Exactly a week after he made an offer to appear before the Public Accounts Committee probing the 2G spectrum allocation scam, Prime Minister Manmohan Singh on Monday wrote to the PAC expressing his readiness to face it.
Dr. Singh sending a letter to PAC chairman Murli Manohar Joshi, a senior BJP leader, coincided with the appearance of the Comptroller and Auditor-General Vinod Rai before the committee. It was the CAG report that projected a presumptive loss of Rs 1.76 lakh crore to the exchequer in 2G spectrum allocation in 2008, whipping up a political upheaval that ultimately led to the resignation of Telecom Minister A. Raja last month.
“In view of recent propaganda that the Prime Minister is unwilling to be questioned by a parliamentary committee, I would like to inform you that I am willing to appear before the PAC should the Committee choose to seek clarifications from the Prime Minister, though I believe there is no precedent of the Prime Minister appearing before a PAC,” Dr. Singh said in his letter.
Reacting, Dr. Joshi said the PAC would take an “appropriate decision at an appropriate time.”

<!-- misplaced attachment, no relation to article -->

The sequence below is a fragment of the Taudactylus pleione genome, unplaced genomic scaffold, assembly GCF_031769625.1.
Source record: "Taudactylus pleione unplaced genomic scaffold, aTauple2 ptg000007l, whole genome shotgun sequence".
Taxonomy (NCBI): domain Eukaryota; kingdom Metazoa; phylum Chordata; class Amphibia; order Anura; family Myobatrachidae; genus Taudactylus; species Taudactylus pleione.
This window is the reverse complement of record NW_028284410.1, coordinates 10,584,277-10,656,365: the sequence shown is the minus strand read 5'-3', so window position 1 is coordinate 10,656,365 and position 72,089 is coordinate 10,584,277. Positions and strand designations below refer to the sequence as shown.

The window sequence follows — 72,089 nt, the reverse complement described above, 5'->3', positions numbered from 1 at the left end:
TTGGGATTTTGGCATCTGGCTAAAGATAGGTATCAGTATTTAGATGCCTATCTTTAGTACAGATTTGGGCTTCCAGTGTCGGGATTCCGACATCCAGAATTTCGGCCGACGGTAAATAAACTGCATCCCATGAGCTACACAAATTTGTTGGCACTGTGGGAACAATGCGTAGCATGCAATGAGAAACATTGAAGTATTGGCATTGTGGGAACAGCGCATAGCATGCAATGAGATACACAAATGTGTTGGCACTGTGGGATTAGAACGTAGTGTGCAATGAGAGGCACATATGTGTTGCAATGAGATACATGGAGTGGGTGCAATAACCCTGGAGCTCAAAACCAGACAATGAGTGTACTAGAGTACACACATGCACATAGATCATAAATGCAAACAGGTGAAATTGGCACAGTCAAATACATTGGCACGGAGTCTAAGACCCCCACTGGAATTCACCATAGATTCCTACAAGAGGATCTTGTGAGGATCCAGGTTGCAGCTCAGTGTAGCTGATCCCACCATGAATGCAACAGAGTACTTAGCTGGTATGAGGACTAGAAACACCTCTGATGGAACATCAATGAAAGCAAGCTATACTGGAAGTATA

On December 20, Dr. Singh told the Congress plenary here that he had nothing to hide from the public at large and in proof of his bona fides he would be happy to appear before the PAC if it “chooses to ask me to do so.” He told the delegates: “I sincerely believe that like Caesar's wife, the Prime Minister should be above suspicion and it is for this reason that I am prepared to appear before the PAC even though there is no precedent to that effect.”
Under the rules of procedures and conduct of business in the Lok Sabha, the PAC cannot call a Minister to give evidence or for consultations in connection with an examination of accounts by it. The PAC Chairman, may, however, have an informal talk with a Minister on the subject under consideration by the panel.
In this case, the Speaker may have to devise a procedure on how the PAC could accept the Prime Minister's offer to appear before it. Dr. Singh said that to the best of his knowledge, the PAC took evidence from the Secretaries of the department concerned or the head of the department or public sector undertakings.
He said the CAG submitted the report on the issue of licensing and allocation of 2G spectrum by the Department of Telecommunications. It was tabled in Parliament in November last and the PAC was looking into it.
“As you are aware, the PAC has sought copies of correspondence between the Prime Minister and the Minister of Communications and Information Technology as well as the Prime Minister's Office and the Department of Telecommunications on issues relating to 2G and 3G spectrum,” Dr. Singh said in the letter.